BRUSSELS, Belgium (PRWEB UK) 13 February 2013
Cefic strongly supports the proposal by the EU-US High Level Working Group on Jobs and Growth to initiate negotiations on a comprehensive free trade agreement between the European Union and the United States.
Cefic believes that such an agreement should go beyond a simple free trade deal to include “21st century” trade issues such as regulatory cooperation and other potential non-tariff barriers.
A trans-Atlantic trade pact would provide a much-needed boost to economic recovery in both markets, especially in terms of growth and jobs. The United States is already the European Union’s biggest chemicals trading partner, with total chemicals trade activity reaching €46 billion. A deal between the two largest economies would wipe out €1.5 billion in chemical import duties, several hundred million of which involving intra-company trade.
Cefic President Kurt Bock said: “A trade agreement would lower costs of chemicals trade, help grow economies and create jobs on both sides of the Atlantic.”
Regulatory cooperation would also help yield substantial savings for both companies and authorities. Chemicals will take a prominent place on the EU-US regulatory cooperation agenda and Cefic stands ready, together with its US counterpart, the American Chemistry Council, to contribute constructively to this work. Key objectives should be to simplify regulatory processes, improve transparency and promote efficiencies – such as common data sets and definitions – while keeping the same level of health and environmental safeguards.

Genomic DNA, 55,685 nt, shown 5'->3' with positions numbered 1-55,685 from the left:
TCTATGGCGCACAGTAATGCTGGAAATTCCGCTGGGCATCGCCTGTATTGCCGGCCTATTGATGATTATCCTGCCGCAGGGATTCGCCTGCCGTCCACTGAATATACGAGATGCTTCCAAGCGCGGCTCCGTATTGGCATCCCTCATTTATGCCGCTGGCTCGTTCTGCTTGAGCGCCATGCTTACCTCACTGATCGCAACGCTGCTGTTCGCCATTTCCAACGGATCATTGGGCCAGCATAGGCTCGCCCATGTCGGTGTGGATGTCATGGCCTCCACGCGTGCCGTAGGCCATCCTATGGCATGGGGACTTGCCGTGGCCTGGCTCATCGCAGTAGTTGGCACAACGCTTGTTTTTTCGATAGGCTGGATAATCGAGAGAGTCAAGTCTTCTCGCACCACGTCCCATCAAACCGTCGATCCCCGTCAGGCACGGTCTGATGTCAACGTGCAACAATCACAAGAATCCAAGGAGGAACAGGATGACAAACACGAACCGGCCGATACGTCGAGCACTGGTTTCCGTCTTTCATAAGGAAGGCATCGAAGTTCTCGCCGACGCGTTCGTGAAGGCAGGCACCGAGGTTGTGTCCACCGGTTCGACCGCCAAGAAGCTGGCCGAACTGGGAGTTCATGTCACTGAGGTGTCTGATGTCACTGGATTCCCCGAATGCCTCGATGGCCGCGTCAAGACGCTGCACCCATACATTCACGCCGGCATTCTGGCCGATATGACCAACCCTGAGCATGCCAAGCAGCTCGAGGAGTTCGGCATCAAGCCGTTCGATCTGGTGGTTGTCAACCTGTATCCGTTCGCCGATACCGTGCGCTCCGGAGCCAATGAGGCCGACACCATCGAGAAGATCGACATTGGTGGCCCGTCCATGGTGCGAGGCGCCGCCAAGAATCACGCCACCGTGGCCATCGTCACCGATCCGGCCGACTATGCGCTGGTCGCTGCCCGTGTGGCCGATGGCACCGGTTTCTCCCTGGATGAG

The agreement would also give a powerful signal for trade liberalisation at a time of looming protectionism and a stalled World Trade Organisation agenda.
For more information, contact: James Pieper, media relations manager, Cefic, on desk phone +32 (0)2 676 7398 or via e-mail at jpi(at)cefic(dot)be.
Note to editors:
Cefic, the European Chemical Industry Council, is the Brussels-based organisation representing the European chemicals industry. Created in 1972, it represents 29,000 companies, including SMEs, which produce about a fifth of the world’s chemicals. For more information, go to http://www.cefic.org.
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